My Childhood


NOTE: This post was migrated on 10/5/21 from my substack after getting all of my blog moved to a secure host. If you are confused about why I wrote on substack for awhile, get your primer about my site being hacked and the ensuing chaos HERE.

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Listening to people from typically cold parts of the country give tips to people in Texas this week has stirred up all sorts of memories from my childhood.

I grew up in Tennessee where winters were not severe, but definitely not something you could weather without heat. And while you couldn’t say we didn’t have heat, compared to everyone else we knew it sure felt like that.

Our house was small and half of it was built in the 50s (Maybe?) and the other half was an addition my dad built after they bought the house in the lat 70s. The grand total of livable space was probably about 1,200+ square feet. The “new” half of the house has the living room, the ONE bathroom, and Dad’s bedroom. That was the half that had a baseboard heater along one wall and insulated walls. The older half, where my brother and my bedrooms were, had absolutely nothing to keep it warm.

Pic from 2004 showing the baseboard heater under the table. It was about 5-feet long I think.

Well…that’s an exaggeration. We had one of those old-school coil heaters that Dad would only let us turn on after sledding on snow days and on Christmas morning because we would be sitting in the back “living” area of the house to open presents. It put off a shit-ton of heat, so we would take turns sitting on it until you could feel your flesh sizzling. It was most definitely a severe fire hazard. Hence why it was only plugged in a few times a year.

My point? Our house was always cold in the winter. And a lot of the things I’ve been seeing advised to people this week is stuff we did as a norm. We kept a “warm room” in the house. It was the living room in the “addition” in the picture above, with the baseboard heater. Now, there was no way to shut it off from the kitchen, but it was closed off from everything else. And Dad wrapped pieces of 2×4 in carpet to make things to block under doorways to the garage or too the back bedrooms. There were also blankets/towels thrown over curtain rods in the winter to double up the protection from the windows.

Every bed had an electric blanket. Not ideal if the power goes out, obviously, but a salvation the rest of the time when the back bedrooms were so cold that you put off going to bed until the VERY LAST MINUTE. And THEN! When you went to bed, it was fully clothed with layers of thermal underwear on really cold nights. Hell…during really cold spells Dad would wear a toboggan around the house to stay warm. AND THEN…getting into bed you did the final and NECESSARY step in the STAY WARM routine. And every member of my family learned it on a winter visit.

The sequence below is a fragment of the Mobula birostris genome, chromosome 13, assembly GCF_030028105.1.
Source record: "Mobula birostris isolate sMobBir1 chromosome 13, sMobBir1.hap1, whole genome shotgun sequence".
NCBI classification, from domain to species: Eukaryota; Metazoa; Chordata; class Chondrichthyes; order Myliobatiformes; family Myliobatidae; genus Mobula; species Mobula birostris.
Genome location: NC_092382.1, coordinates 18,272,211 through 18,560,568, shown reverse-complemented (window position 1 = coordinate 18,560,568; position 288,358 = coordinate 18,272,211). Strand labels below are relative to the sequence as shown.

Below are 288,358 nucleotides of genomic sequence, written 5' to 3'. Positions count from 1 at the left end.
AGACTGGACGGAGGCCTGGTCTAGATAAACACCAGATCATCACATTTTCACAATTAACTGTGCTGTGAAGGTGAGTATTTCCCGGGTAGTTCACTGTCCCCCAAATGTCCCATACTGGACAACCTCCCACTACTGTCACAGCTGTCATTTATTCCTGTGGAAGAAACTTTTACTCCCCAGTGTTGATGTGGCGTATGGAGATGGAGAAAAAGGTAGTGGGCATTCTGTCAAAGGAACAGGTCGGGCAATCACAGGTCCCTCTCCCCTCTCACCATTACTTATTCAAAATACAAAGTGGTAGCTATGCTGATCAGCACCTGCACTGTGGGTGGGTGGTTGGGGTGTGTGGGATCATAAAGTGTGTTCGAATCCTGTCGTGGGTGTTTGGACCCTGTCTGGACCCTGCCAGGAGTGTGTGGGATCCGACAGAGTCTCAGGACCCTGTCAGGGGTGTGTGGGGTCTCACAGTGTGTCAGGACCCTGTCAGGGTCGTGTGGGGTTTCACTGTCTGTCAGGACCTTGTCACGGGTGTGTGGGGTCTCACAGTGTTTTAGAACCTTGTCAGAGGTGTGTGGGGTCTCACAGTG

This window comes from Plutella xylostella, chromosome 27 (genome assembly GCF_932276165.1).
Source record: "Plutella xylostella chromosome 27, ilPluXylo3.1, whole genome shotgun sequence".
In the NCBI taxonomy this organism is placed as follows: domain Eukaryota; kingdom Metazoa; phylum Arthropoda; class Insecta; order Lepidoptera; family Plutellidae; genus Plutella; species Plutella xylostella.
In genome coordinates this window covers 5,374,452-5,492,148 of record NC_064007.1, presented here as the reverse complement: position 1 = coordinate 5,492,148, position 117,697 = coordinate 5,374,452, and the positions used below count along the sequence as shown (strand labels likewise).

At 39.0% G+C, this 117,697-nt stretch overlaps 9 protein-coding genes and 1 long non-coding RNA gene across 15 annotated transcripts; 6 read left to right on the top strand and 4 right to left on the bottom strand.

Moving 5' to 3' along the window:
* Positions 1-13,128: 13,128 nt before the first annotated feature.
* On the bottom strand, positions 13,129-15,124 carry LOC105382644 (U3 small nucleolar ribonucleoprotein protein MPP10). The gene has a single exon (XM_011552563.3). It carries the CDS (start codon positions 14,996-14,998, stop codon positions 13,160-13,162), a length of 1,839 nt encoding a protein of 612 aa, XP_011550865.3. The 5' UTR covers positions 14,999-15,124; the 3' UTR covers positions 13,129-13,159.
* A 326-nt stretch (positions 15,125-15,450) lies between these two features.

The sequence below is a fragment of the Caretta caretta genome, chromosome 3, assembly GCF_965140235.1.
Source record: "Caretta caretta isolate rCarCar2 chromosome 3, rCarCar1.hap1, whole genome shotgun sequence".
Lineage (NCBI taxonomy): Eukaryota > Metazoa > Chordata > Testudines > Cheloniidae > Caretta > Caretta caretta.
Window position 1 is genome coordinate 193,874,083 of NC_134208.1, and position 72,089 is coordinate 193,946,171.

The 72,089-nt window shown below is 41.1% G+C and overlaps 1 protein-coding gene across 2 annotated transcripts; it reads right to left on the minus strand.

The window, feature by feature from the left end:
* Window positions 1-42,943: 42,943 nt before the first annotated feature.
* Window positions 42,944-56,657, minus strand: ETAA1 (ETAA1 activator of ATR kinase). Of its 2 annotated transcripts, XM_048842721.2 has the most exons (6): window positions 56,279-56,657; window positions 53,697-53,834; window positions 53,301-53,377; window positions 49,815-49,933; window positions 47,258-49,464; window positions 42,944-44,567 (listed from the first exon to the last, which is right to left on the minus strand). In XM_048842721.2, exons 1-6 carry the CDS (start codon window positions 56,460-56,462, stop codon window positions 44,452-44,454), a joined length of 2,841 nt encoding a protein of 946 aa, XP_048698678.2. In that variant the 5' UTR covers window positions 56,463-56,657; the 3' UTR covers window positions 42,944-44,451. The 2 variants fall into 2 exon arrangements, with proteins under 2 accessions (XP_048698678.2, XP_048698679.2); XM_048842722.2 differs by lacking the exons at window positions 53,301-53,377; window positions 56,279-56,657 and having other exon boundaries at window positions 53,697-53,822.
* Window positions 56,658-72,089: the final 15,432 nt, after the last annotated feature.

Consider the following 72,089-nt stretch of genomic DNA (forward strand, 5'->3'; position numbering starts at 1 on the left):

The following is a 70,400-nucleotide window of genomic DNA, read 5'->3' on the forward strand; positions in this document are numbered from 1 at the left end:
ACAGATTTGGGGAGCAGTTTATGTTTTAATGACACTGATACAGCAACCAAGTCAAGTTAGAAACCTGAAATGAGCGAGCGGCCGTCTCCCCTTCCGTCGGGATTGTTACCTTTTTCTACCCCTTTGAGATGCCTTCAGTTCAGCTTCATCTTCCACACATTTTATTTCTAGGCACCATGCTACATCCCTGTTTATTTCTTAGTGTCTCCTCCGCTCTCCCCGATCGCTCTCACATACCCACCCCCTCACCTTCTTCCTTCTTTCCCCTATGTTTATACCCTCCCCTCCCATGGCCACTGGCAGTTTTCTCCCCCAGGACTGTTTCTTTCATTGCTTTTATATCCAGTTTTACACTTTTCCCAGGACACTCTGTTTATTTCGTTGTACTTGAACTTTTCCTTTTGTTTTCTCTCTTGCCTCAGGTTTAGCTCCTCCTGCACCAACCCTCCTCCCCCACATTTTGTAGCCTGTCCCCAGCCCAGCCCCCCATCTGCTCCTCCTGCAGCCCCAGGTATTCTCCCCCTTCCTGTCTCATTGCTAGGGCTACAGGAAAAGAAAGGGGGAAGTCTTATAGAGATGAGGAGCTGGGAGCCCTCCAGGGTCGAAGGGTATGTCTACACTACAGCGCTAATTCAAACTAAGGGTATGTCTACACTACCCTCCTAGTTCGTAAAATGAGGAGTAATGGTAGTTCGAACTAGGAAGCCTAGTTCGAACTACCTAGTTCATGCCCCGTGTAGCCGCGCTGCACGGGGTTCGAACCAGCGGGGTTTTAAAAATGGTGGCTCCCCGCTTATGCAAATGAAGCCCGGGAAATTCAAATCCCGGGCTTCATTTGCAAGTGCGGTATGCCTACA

Here’s what you did: You would get comfortable under the covers and then you pull them up over your head and then you breathe with BIG exhales for a few minutes. If you have the required 5-blanket minimum (that is not an exaggeration), then the blanket coverage will help trap the hot air from your breath to start the beginning of the warm cocoon that make it easier for you to sleep.

Of course, then the problem was then that you DID NOT WANT TO GET OUT OF BED in the morning. Honestly, it’s hard to motivate yourself to do much when you just want to stay under warm blankets. Showering was especially a difficult thing because being wet in a cold house SUUUUUCCCKS. But honestly, everything in a cold house sucked. Sometimes we would bundle up under blankets under that table above the baseboard heater to watch TV. Other times, just to keep our blood flowing, we would sit in the living room and throw a football around while we chatted. This was definitely something I remember more when Donnie and I would visit Dad as adults. Eliah has memories of that as well, just sitting around throwing ball with Dad to try to stay warm in our cold AF house.

I remember my first winter in the dorm rooms my freshman year in college and I felt like the rooms were kept waaaaaay too warm. I was sleeping in shorts and a tank top every night with barely even one blanket on. My roommates would always say things like, “Is it that much colder in Tennessee that this feels warm to you?” I would just respond by saying, “Not really, it’s was just that much colder in my house.”

But as cold as it was, I still think I’d take winters in that house over summers any day of the week. Summers made it so you never felt clean because you were always sweating, even immediately after your shower. And there was no way to cool things off enough to ever make sleeping easier.

Yeah – as much as the winters sucked, the summers in a house with no A/C sucked much worse.

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